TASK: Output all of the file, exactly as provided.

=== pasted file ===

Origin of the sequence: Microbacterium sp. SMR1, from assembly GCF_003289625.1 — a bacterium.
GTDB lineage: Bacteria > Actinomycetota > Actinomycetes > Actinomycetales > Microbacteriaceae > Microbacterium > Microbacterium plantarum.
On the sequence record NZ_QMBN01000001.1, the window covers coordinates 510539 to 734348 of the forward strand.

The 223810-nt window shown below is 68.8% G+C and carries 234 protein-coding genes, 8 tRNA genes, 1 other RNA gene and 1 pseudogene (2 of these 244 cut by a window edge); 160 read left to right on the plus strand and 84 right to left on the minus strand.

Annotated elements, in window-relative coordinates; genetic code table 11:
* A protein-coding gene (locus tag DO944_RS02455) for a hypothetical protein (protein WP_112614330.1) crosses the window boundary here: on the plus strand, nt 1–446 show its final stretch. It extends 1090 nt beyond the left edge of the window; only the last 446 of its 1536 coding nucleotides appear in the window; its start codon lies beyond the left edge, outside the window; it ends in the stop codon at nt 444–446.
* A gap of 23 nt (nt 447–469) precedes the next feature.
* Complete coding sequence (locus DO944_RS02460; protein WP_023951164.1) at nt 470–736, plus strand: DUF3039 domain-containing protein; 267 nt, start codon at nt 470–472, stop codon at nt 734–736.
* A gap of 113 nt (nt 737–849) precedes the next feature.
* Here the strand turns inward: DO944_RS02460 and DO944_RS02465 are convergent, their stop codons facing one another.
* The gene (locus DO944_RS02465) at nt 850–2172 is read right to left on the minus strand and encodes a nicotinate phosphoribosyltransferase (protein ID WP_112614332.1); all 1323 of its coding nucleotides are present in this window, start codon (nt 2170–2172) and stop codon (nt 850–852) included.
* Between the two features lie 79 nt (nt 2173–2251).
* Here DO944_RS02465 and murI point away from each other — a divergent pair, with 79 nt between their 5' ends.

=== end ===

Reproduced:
Origin of the sequence: Microbacterium sp. SMR1, from assembly GCF_003289625.1 — a bacterium.
GTDB lineage: Bacteria > Actinomycetota > Actinomycetes > Actinomycetales > Microbacteriaceae > Microbacterium > Microbacterium plantarum.
On the sequence record NZ_QMBN01000001.1, the window covers coordinates 510539 to 734348 of the forward strand.

The 223810-nt window shown below is 68.8% G+C and carries 234 protein-coding genes, 8 tRNA genes, 1 other RNA gene and 1 pseudogene (2 of these 244 cut by a window edge); 160 read left to right on the plus strand and 84 right to left on the minus strand.

Annotated elements, in window-relative coordinates; genetic code table 11:
* A protein-coding gene (locus tag DO944_RS02455) for a hypothetical protein (protein WP_112614330.1) crosses the window boundary here: on the plus strand, nt 1–446 show its final stretch. It extends 1090 nt beyond the left edge of the window; only the last 446 of its 1536 coding nucleotides appear in the window; its start codon lies beyond the left edge, outside the window; it ends in the stop codon at nt 444–446.
* A gap of 23 nt (nt 447–469) precedes the next feature.
* Complete coding sequence (locus DO944_RS02460; protein WP_023951164.1) at nt 470–736, plus strand: DUF3039 domain-containing protein; 267 nt, start codon at nt 470–472, stop codon at nt 734–736.
* A gap of 113 nt (nt 737–849) precedes the next feature.
* Here the strand turns inward: DO944_RS02460 and DO944_RS02465 are convergent, their stop codons facing one another.
* The gene (locus DO944_RS02465) at nt 850–2172 is read right to left on the minus strand and encodes a nicotinate phosphoribosyltransferase (protein ID WP_112614332.1); all 1323 of its coding nucleotides are present in this window, start codon (nt 2170–2172) and stop codon (nt 850–852) included.
* Between the two features lie 79 nt (nt 2173–2251).
* Here DO944_RS02465 and murI point away from each other — a divergent pair, with 79 nt between their 5' ends.